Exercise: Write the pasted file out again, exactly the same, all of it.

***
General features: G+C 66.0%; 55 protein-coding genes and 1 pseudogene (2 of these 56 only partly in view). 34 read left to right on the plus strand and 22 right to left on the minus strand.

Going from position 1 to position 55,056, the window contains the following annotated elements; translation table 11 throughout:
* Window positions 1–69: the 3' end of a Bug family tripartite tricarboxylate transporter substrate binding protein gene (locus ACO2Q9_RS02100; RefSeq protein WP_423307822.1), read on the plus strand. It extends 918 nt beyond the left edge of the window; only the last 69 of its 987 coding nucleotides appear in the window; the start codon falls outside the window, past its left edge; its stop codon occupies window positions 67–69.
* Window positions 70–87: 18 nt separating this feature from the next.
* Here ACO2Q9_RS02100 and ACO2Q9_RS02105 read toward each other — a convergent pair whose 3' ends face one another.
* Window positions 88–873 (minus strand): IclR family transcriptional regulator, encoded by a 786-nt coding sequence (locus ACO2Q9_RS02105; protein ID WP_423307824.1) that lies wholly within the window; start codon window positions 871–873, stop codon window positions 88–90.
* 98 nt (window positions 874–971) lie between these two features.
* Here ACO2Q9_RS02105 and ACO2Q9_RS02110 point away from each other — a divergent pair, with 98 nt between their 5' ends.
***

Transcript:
General features: G+C 66.0%; 55 protein-coding genes and 1 pseudogene (2 of these 56 only partly in view). 34 read left to right on the plus strand and 22 right to left on the minus strand.

Going from position 1 to position 55,056, the window contains the following annotated elements; translation table 11 throughout:
* Window positions 1–69: the 3' end of a Bug family tripartite tricarboxylate transporter substrate binding protein gene (locus ACO2Q9_RS02100; RefSeq protein WP_423307822.1), read on the plus strand. It extends 918 nt beyond the left edge of the window; only the last 69 of its 987 coding nucleotides appear in the window; the start codon falls outside the window, past its left edge; its stop codon occupies window positions 67–69.
* Window positions 70–87: 18 nt separating this feature from the next.
* Here ACO2Q9_RS02100 and ACO2Q9_RS02105 read toward each other — a convergent pair whose 3' ends face one another.
* Window positions 88–873 (minus strand): IclR family transcriptional regulator, encoded by a 786-nt coding sequence (locus ACO2Q9_RS02105; protein ID WP_423307824.1) that lies wholly within the window; start codon window positions 871–873, stop codon window positions 88–90.
* 98 nt (window positions 874–971) lie between these two features.
* Here ACO2Q9_RS02105 and ACO2Q9_RS02110 point away from each other — a divergent pair, with 98 nt between their 5' ends.